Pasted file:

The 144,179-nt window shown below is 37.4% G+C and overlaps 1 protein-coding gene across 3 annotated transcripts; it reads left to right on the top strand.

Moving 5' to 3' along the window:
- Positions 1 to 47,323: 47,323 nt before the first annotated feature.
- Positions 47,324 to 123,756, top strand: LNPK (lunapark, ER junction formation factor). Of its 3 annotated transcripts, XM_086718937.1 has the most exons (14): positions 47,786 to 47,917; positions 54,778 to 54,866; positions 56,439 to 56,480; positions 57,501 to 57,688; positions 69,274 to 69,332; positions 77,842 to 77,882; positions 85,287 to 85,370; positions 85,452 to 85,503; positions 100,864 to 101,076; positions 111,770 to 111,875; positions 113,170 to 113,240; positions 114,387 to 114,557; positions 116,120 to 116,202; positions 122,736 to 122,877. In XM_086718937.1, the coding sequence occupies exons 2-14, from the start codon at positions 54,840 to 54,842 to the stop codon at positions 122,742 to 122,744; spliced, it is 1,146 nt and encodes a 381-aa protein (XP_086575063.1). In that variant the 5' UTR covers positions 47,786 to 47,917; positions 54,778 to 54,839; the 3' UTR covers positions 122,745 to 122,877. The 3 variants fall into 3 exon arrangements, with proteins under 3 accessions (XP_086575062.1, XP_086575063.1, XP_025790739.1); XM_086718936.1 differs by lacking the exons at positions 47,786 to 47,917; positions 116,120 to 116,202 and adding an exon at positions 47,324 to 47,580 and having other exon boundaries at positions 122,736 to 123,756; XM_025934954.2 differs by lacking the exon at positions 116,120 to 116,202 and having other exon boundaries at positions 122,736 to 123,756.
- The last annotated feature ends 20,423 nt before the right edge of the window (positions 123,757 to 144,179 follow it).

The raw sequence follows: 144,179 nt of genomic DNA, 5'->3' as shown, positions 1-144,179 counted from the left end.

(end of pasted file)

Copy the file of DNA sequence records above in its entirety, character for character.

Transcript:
The 144,179-nt window shown below is 37.4% G+C and overlaps 1 protein-coding gene across 3 annotated transcripts; it reads left to right on the top strand.

Moving 5' to 3' along the window:
- Positions 1 to 47,323: 47,323 nt before the first annotated feature.
- Positions 47,324 to 123,756, top strand: LNPK (lunapark, ER junction formation factor). Of its 3 annotated transcripts, XM_086718937.1 has the most exons (14): positions 47,786 to 47,917; positions 54,778 to 54,866; positions 56,439 to 56,480; positions 57,501 to 57,688; positions 69,274 to 69,332; positions 77,842 to 77,882; positions 85,287 to 85,370; positions 85,452 to 85,503; positions 100,864 to 101,076; positions 111,770 to 111,875; positions 113,170 to 113,240; positions 114,387 to 114,557; positions 116,120 to 116,202; positions 122,736 to 122,877. In XM_086718937.1, the coding sequence occupies exons 2-14, from the start codon at positions 54,840 to 54,842 to the stop codon at positions 122,742 to 122,744; spliced, it is 1,146 nt and encodes a 381-aa protein (XP_086575063.1). In that variant the 5' UTR covers positions 47,786 to 47,917; positions 54,778 to 54,839; the 3' UTR covers positions 122,745 to 122,877. The 3 variants fall into 3 exon arrangements, with proteins under 3 accessions (XP_086575062.1, XP_086575063.1, XP_025790739.1); XM_086718936.1 differs by lacking the exons at positions 47,786 to 47,917; positions 116,120 to 116,202 and adding an exon at positions 47,324 to 47,580 and having other exon boundaries at positions 122,736 to 123,756; XM_025934954.2 differs by lacking the exon at positions 116,120 to 116,202 and having other exon boundaries at positions 122,736 to 123,756.
- The last annotated feature ends 20,423 nt before the right edge of the window (positions 123,757 to 144,179 follow it).

The raw sequence follows: 144,179 nt of genomic DNA, 5'->3' as shown, positions 1-144,179 counted from the left end.